Six Week Delay in Resigning Did Not Preclude Constructive Dismissal Claim


3 mins

Posted on 02 Jul 2014

A six week delay in resigning did not preclude an employee from claiming that he had been constructively dismissed.

In Chindove v William Morrisons Supermarkets plc, after raising two grievances about race discrimination, C went on sick leave whilst the second grievance was being considered. He resigned six weeks after his second grievance was rejected and claimed unfair constructive dismissal.

The employment tribunal held that the fact that C waited six weeks before resigning meant that he could not claim constructive dismissal.

The Employment Appeal Tribunal upheld C’s appeal. Delay in itself does not defeat a claim for constructive dismissal, although it may be a relevant factor. The key issue is whether the employee has shown by his conduct that he has made a choice whether or not to affirm the contract. There is no set period of permissible delay in resigning after which a constructive dismissal is precluded. The period will depend on the context. It is necessary to look at the employee’s conduct and whether what he does indicates that he is affirming the contract.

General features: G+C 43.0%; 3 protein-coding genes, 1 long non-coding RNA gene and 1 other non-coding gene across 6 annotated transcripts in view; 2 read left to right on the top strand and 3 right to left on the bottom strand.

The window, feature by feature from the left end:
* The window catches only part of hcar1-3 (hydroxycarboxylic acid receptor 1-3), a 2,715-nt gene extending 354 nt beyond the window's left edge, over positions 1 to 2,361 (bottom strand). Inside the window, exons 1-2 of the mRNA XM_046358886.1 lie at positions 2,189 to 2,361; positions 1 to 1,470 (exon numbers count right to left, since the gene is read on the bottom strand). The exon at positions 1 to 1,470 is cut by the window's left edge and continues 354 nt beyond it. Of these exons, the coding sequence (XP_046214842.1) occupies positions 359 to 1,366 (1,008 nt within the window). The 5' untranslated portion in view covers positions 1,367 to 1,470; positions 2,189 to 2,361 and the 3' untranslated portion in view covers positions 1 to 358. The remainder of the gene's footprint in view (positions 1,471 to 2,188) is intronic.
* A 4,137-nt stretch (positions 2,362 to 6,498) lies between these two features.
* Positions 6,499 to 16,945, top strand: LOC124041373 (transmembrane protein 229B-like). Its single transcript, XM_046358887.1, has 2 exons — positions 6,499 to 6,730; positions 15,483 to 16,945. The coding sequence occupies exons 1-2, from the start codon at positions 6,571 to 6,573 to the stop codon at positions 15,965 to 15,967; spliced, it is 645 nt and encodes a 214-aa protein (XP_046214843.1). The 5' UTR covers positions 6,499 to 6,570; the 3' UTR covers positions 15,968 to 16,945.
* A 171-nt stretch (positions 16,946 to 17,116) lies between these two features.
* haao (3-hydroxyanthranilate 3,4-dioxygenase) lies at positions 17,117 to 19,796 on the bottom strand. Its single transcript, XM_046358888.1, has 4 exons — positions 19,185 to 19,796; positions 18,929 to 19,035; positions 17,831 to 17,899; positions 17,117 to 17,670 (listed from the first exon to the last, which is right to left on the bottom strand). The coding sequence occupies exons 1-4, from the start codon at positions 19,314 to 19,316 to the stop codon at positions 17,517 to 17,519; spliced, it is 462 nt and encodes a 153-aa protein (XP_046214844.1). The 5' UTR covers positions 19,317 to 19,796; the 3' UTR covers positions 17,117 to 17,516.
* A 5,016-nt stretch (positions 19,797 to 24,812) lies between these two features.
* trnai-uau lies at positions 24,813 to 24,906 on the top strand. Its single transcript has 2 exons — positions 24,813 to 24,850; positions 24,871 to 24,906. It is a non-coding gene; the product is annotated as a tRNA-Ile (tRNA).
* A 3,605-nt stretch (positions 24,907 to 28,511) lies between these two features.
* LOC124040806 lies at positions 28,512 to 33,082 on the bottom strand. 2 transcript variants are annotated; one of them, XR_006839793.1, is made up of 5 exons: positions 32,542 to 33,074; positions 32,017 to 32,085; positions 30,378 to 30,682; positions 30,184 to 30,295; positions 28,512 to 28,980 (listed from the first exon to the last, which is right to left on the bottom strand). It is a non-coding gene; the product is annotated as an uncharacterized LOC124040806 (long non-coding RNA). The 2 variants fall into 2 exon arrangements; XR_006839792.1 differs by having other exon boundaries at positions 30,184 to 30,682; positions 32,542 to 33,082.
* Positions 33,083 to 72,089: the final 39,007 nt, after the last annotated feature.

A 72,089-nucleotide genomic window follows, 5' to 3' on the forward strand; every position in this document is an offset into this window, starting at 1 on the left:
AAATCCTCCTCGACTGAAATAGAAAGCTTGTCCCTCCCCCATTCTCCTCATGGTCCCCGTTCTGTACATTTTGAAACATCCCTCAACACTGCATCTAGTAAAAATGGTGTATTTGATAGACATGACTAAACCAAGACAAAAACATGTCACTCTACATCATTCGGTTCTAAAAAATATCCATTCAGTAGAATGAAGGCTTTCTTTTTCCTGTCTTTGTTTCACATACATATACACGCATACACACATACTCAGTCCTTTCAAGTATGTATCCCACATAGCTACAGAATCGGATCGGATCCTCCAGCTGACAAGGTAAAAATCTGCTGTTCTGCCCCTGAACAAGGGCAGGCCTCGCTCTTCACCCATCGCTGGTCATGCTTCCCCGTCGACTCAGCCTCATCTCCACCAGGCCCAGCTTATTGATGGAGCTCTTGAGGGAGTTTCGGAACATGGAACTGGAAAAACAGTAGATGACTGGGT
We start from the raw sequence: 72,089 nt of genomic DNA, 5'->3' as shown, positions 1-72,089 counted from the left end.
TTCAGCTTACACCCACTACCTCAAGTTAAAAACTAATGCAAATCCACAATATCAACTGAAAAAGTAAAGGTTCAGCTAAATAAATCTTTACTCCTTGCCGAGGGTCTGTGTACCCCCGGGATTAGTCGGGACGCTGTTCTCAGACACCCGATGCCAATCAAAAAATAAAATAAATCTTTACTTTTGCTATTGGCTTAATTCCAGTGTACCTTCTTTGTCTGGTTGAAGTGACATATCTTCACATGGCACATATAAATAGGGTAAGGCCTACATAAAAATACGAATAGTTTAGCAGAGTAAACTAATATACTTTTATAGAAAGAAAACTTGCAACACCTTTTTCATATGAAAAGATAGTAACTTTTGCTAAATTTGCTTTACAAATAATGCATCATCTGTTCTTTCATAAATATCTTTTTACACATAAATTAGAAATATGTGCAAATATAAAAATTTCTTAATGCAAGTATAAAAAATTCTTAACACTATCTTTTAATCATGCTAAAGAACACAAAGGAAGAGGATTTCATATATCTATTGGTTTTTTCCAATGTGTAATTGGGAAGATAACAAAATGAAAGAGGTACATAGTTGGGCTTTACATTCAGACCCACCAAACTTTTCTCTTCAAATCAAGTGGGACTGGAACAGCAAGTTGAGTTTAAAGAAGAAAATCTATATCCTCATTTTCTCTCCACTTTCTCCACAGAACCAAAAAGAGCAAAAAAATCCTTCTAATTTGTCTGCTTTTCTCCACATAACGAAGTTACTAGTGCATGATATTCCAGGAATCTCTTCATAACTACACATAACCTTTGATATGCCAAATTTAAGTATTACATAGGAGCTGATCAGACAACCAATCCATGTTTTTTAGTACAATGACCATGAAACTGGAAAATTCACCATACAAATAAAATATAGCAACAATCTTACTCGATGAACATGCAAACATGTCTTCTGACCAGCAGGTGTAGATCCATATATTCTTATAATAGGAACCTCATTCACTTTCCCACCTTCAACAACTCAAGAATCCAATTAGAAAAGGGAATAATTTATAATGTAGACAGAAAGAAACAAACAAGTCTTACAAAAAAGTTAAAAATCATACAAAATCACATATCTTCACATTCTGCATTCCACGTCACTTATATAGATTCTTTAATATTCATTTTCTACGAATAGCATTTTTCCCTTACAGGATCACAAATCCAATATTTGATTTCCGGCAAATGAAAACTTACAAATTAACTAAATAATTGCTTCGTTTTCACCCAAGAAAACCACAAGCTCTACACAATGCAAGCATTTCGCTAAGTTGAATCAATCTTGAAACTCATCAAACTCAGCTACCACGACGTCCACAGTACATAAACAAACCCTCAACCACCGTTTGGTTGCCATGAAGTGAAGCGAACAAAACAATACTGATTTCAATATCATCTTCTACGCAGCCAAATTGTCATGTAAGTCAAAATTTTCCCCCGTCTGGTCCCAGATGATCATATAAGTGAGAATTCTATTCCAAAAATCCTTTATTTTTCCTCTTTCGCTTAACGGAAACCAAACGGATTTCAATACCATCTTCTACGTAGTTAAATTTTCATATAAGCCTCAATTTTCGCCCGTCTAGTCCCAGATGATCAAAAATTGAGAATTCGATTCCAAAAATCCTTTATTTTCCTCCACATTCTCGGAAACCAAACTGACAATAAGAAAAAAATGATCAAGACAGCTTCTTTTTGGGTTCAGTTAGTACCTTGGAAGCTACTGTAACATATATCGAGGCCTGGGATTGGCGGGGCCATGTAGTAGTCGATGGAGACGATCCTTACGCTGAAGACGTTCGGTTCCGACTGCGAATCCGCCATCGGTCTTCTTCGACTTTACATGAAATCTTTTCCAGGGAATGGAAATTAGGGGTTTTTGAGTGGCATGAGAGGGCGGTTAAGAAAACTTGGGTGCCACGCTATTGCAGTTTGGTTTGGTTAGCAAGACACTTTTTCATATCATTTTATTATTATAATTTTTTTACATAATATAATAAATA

The fact that C was on sick leave was important. If an employee continues to work following a repudiatory breach, this suggests that they are honouring their contract, which is inconsistent with constructive dismissal. However, where an employee is on sick leave it is not so easy to infer that they have affirmed the contract. In the EAT’s view, six weeks for a warehouse operative who had worked for nine years in a steady job for a large company was a short period of time from which to infer from his conduct that he had decided to waive the breach and affirm the contract.

The case was remitted to a fresh employment tribunal to reconsider the issue.

Employees who resign and claim constructive dismissal will often be on sick leave at the time of their resignation as a result of stress or anxiety caused by their dispute with their employer. This case indicates that such employees may have longer in which to decide whether to resign, as their continued employment (without working) is less likely to indicate that they have decided to affirm the contract. It is the conduct of the employee that is key, rather than any delay in resigning per se. Tribunals will therefore need to look at an employee’s conduct overall to see if anything they did indicates they were affirming the contract.

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